Lights, Camera, Action

Make sure the room you are in has plenty of light and remove all clutter. You can also select a background (waterfalls, the beach, maybe have some fun with it?) on many of the virtual meeting platforms. You’ll want to be close to your camera, but not too close. Try to keep your face on screen as much as possible and avoid covering your lips in case any students rely on lip reading. Look at the camera—pretend you are looking and talking directly at a person (but don’t forget to blink!). Relax and be yourself.

Also, remember that if you are using a white board or 3×5 cards on camera you’ll want to reverse or “flip” the camera view. Most platforms provide this option and it’s typically done in just a quick click.

Virtual Teaching Tools & Tips

Robin shared a slew of teaching tools and tips that have worked for her when she’s taught virtually. Here are a few that you may want to consider trying.

  • Reach out to learners before class. Take a quick pre-class survey. Find out if there are any needs you can help to accommodate. Ask what they want to get out of the class. What are their goals? This shows that you care about what they want to know and that you are in this together.
  • Let learners know what the agenda is, what they’ll learn, when they will have breaks, and establish some class rules.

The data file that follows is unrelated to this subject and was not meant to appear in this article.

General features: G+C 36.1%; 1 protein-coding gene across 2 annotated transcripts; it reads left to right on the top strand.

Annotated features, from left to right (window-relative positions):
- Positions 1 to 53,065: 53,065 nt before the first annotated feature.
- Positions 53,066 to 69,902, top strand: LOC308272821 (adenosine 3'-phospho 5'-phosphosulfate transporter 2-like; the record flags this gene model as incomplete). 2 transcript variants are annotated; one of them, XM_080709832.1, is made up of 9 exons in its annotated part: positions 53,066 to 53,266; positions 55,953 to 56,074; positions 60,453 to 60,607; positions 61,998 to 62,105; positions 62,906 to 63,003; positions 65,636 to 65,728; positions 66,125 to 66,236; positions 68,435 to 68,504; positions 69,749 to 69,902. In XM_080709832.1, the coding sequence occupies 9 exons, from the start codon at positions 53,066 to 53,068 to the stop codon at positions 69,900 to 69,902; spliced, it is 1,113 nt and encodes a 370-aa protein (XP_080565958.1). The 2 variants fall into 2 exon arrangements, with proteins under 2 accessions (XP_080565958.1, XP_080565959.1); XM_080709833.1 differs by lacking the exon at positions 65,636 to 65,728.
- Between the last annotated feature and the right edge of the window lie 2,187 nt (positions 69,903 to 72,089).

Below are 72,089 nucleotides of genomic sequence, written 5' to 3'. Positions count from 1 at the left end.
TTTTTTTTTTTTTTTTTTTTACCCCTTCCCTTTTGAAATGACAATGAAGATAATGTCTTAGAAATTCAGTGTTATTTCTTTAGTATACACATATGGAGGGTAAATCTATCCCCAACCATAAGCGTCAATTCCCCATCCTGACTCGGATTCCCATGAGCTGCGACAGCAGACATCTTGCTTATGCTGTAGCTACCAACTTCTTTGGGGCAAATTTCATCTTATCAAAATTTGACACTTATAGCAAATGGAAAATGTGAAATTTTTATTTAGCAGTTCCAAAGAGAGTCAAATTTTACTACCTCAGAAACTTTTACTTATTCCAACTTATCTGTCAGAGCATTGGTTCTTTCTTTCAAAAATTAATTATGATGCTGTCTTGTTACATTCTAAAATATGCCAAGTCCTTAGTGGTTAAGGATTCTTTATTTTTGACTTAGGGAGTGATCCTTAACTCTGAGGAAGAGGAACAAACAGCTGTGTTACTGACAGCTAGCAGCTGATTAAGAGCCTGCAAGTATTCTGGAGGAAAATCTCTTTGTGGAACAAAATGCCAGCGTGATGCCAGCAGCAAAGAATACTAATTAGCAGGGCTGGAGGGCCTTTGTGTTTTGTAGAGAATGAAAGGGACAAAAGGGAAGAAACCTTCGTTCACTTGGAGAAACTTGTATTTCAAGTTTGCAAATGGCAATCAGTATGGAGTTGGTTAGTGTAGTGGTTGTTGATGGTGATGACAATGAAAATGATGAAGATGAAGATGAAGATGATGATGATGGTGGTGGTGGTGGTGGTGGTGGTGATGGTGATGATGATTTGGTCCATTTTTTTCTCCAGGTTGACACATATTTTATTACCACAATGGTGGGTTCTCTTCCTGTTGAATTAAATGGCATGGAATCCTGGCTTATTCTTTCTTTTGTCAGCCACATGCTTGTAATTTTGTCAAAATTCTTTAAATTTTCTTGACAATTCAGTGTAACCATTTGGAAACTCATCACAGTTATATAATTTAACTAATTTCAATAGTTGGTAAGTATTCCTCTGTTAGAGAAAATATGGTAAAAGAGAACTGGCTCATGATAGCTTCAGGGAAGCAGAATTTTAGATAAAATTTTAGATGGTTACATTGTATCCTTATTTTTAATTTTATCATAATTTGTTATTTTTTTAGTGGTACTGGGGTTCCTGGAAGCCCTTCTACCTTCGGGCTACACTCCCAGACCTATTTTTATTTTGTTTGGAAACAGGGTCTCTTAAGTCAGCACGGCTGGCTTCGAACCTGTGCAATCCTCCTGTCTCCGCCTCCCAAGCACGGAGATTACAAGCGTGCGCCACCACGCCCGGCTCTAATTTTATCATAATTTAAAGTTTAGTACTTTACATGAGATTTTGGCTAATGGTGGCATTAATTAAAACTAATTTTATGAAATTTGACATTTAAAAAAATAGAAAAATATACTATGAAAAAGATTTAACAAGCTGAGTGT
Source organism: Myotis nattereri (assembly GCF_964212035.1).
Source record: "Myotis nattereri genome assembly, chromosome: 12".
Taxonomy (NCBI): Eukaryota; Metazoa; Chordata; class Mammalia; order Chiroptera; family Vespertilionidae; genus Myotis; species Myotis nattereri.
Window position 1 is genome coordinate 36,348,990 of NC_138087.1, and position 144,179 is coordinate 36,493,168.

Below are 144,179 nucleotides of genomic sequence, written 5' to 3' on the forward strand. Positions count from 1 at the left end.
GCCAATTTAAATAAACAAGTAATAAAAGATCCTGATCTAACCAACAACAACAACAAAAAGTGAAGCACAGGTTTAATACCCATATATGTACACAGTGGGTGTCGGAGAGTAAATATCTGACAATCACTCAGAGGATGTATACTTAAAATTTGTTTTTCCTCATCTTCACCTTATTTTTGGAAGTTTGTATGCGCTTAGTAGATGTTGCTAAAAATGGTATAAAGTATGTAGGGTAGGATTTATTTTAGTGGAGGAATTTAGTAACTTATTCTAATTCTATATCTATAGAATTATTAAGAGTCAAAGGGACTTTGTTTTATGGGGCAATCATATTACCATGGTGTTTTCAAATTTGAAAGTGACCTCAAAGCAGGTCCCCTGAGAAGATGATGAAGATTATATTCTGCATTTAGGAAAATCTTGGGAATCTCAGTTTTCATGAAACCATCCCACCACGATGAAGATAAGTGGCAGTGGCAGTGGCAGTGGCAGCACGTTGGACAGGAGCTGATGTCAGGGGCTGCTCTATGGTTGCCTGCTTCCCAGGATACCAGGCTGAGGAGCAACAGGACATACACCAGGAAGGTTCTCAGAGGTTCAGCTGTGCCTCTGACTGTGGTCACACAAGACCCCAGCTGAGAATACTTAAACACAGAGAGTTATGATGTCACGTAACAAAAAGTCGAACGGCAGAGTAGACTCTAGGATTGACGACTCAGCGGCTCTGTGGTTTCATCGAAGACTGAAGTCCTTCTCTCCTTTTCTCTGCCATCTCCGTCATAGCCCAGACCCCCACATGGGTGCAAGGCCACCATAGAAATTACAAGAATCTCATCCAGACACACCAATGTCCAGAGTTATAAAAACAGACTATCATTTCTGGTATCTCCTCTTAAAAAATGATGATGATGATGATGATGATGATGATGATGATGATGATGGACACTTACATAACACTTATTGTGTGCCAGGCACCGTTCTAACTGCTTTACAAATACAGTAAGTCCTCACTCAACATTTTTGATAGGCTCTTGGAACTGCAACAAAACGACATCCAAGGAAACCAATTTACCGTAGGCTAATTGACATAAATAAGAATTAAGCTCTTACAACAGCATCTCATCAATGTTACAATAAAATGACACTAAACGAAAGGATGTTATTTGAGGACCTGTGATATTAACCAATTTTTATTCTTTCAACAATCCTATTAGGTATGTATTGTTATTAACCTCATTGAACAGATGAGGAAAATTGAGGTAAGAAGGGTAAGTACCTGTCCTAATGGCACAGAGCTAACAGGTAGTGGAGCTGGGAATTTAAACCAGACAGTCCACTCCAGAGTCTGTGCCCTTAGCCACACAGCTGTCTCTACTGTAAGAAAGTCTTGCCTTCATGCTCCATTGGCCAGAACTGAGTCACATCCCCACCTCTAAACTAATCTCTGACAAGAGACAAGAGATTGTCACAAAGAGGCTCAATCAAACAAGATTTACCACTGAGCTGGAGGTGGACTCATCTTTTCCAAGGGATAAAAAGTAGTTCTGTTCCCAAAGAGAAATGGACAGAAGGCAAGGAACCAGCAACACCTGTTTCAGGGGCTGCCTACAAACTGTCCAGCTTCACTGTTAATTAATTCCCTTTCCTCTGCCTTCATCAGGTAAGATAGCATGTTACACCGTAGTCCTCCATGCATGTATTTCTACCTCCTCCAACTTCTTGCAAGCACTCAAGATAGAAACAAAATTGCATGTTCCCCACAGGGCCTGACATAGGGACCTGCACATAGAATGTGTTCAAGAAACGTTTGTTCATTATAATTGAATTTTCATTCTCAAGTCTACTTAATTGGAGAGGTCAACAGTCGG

• Use icebreakers and games, such a Two Truths and a Lie or Childbirth Bingo (send the cards out ahead of time).
  • Try writing words or affirmations on 3×5 cards or a whiteboard and hold it up to the camera. Your learners can do the same if they are on camera.
  • Do demonstrations using props, such as balloons, a baby doll, pelvis model, or breast model.
  • Use infographics and charts to explain concepts and ideas (Robin recommends trying Canva.com to create attractive graphics for your presentation).
  • Encourage discussion and opportunities for reflection between slides or if you show a video.
  • Use chat rooms (check to see if your meeting platform provides this option) and do small group activities.
  • Do some visualization exercises using a Word Cloud Generator (such as https://www.wordclouds.com/ or https://wordart.com/create). Have the class work together to create a motivational birth graphic.
  • Invite a previous student who has had their baby to “drop in” on a class to share their experience.
  • Remind your learners about the importance of community. Encourage them to be there for each other outside of class. They can be in the same place, just not in the same space.

Be creative! Experiment. Make mistakes and learn from them. Whatever you decide to try, remember that simple goes a long way. Just being there—yes, even virtually—tells your learners that you care. Making that personal connection with your families is the most important tool in your teaching toolkit right now.

Reach out to your colleagues and share what’s working and what’s not. Questions? Please reach out to InJoy. We’re here to support you!